A slide in supermarket own label sales is holding back Champagne’s UK performance but provides a major driving force for Prosecco, according to Champagne Lanson’s third Annual Category Report.
Drawing on sales data from Nielsen and CGA Strategy, as well as consumer data gathered by Futuresight, the report indicated a 3% volume slide for Champagne in the UK off-trade, in contrast to 3.1% volume growth in the on-trade sector.
While noting that “branded Champagnes have seen significant growth”, the report highlighted a -16% value decline for own label and tertiary products. By contrast, it pointed to a 90% increase for Prosecco own label during the last year, which underpinned the category’s 54.6% value uplift.
According to the report, Prosecco’s growth is coming primarily at the expense of still white wines and even spirits, although it also goes some way towards explaining the slide in supermarket own label and tertiary label Champagne.
Despite the growing popularity of Prosecco, whose global volume sales outstripped Champagne for the first time last year, the research demonstrated that Champagne remains the preferred choice for gifts and more formal celebrations such as weddings. However, at larger events sparkling wine’s lower price point has seen it edge ahead.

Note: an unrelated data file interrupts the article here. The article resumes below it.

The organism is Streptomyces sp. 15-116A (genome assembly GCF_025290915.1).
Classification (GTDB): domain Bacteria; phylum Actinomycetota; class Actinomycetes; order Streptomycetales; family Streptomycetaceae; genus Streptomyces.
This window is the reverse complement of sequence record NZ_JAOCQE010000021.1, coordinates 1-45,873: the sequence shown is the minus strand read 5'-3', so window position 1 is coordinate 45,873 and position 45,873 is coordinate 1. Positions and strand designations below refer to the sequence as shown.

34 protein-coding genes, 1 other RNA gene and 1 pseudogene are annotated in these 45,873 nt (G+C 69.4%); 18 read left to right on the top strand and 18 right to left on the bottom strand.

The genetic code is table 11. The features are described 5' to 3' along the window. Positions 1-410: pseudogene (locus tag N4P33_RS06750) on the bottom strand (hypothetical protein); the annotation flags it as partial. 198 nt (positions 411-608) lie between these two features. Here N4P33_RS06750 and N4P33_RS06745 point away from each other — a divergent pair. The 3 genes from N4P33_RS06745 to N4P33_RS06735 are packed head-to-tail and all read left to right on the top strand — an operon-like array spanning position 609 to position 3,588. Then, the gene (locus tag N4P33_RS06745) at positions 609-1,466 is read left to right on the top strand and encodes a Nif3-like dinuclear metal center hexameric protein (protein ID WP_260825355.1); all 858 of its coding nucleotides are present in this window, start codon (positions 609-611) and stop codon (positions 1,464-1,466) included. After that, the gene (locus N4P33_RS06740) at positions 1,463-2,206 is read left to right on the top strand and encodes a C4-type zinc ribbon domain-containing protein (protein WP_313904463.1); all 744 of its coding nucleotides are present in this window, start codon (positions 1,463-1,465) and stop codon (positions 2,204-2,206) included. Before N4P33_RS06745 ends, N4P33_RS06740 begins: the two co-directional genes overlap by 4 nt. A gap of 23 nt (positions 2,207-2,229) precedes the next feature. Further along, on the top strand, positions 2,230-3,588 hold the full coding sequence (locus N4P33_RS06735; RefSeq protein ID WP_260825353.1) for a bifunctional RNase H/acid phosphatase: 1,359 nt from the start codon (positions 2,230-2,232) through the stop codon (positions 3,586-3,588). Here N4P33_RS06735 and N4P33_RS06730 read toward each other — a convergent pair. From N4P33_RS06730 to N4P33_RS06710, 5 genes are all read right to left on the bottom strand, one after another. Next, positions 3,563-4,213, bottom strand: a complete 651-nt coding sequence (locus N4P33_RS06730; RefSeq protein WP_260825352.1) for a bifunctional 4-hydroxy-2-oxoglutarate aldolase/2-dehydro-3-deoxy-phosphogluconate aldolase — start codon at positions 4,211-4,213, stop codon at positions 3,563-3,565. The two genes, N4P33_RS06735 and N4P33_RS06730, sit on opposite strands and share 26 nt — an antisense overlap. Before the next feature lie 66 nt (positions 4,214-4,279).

Based on these findings, the report offered a number of recommendations, including the “need to build ‘discernment’ into the Champagne category highlighting its superior taste, hand made craftsmanship and premium quality.”
This echoes the argument made earlier this year by Andrew Hawes, managing director of Bollinger’s UK agent Mentzendorff, who called on the Champagne category to shout more loudly about the factors which distinguish it from other sparkling wines.
Lanson’s report also advised retailers to “develop their own label Champagnes into brands with their own stories to engage consumers”, as well as “adopt more rigorous category management approach to sparkling to ensure a more coherent pricing ladder with related categories.”
Paul Beavis, managing director of Lanson International, highlighted a number of lessons from the report, commenting: “We see the growth of Prosecco as a positive as it moves more consumers into ‘bubbles’. What we can learn from it is that telling Lanson’s taste and quality story is more important than ever.
“The way we live today presents many occasions to consume Champagne, from the very big to the everyday. By further understanding customer behaviour and implementing our recommended strategies for profitable growth, we believe retailers will see significant benefit,” he added.